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  • Meeting abstract
  • Open Access

Evaluation of safety and efficacy of a 20% Subcutaneous Immunoglobulin (Hizentra™), after a dose equivalent switch from intravenous or subcutaneous replacement therapy in a cohort of primary immunodeficient patients

Allergy, Asthma & Clinical Immunology20128 (Suppl 1) :A19

  • Published:


  • Infusion Time
  • Total Infusion
  • Infusion Site
  • Primary Immunodeficiency Disorder
  • Primary Immunodeficiency Disorder


To assess the safety and efficacy of Hizentra™, a 20% human IgG for subcutaneous administration, in a cohort of patients with primary immunodeficiency disorders (PID) after a dose equivalent switch from their previous treatment.


A cohort study of 57 PID patients was reviewed 3 months post-transition to the 20% Subcutaneous Immunoglobulin (Hizentra™), in order to evaluate clinical outcomes and adverse events related to a dose-equivalent switch from 10% liquid solution intravenous (Privigen® and Gamunex®) or 16% subcutaneous replacement therapy (Vivaglobin®) to weekly infusion of Hizentra™, Descriptive analyses were performed in relations to IgG levels, total infusion volume and infusion time.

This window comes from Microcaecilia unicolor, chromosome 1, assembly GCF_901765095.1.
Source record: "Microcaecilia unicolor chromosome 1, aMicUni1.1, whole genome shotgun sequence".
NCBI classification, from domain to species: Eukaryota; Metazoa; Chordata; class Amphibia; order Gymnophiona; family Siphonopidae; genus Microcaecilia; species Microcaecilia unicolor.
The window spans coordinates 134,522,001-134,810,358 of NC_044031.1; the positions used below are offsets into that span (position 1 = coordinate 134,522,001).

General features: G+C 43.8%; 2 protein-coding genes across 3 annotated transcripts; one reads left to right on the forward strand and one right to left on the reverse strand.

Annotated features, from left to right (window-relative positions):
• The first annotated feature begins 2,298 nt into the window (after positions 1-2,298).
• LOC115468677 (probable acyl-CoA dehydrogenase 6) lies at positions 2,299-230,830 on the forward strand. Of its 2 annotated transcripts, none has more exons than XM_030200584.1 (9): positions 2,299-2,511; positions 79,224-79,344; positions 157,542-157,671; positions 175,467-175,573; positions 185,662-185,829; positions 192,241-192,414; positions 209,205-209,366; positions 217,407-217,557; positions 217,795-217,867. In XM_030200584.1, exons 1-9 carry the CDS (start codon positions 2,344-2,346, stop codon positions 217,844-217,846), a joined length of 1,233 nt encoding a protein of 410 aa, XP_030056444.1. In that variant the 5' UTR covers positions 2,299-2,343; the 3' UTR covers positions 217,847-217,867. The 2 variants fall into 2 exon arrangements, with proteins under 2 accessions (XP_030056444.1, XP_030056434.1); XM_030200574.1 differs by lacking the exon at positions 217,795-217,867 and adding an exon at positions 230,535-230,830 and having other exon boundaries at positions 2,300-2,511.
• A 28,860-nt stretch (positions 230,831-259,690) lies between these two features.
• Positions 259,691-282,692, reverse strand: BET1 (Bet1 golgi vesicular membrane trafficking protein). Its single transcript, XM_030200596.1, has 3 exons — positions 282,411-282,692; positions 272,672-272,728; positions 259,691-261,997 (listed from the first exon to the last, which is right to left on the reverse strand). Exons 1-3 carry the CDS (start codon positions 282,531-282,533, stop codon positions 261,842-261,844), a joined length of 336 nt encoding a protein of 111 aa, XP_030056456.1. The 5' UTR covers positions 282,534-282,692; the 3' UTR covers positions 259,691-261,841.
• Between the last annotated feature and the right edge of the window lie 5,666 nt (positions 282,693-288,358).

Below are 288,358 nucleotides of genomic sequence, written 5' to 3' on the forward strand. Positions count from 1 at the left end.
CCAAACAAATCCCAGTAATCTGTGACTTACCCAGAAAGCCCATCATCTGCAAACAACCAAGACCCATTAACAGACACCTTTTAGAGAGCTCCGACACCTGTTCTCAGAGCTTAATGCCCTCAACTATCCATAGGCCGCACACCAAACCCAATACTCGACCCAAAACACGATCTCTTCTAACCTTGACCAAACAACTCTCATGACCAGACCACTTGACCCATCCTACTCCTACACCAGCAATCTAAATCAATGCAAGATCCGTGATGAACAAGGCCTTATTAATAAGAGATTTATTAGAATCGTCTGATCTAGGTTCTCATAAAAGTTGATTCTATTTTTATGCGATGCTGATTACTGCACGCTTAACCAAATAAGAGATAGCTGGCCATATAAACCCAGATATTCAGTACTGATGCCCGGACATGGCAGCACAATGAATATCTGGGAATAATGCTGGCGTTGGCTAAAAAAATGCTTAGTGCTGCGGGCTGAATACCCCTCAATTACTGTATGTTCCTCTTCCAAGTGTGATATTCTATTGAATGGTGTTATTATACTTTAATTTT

Mean age of patients was 51.8 years old. The study showed IgG levels achieved with Hizentra™, were similar to pre-study levels with subcutaneous and higher by 17.1% compared to intravenous IgG. Local reactions were minimal and only one Hizentra™-related adverse event was reported. Generally, lower infusion volume with Hizentra™, also led to a reduction in total infusion time and in the number of infusion sites compared to other subcutaneous replacement therapy.


Switching to Hizentra™, maintained serum IgG levels without dose increases, overall reduction in infusion time and infusion sites. It therefore confirms that for our cohort, this new strategy is practical while being similar in effectiveness and safety to both intravenous and subcutaneous replacement therapy.

Authors’ Affiliations

SCIG Home Infusion Program, St. Paul’s Hospital, Vancouver, British Columbia, Canada


© Martin and Schellenberg; licensee BioMed Central Ltd. 2012

This article is published under license to BioMed Central Ltd. This is an Open Access article distributed under the terms of the Creative Commons Attribution License (, which permits unrestricted use, distribution, and reproduction in any medium, provided the original work is properly cited.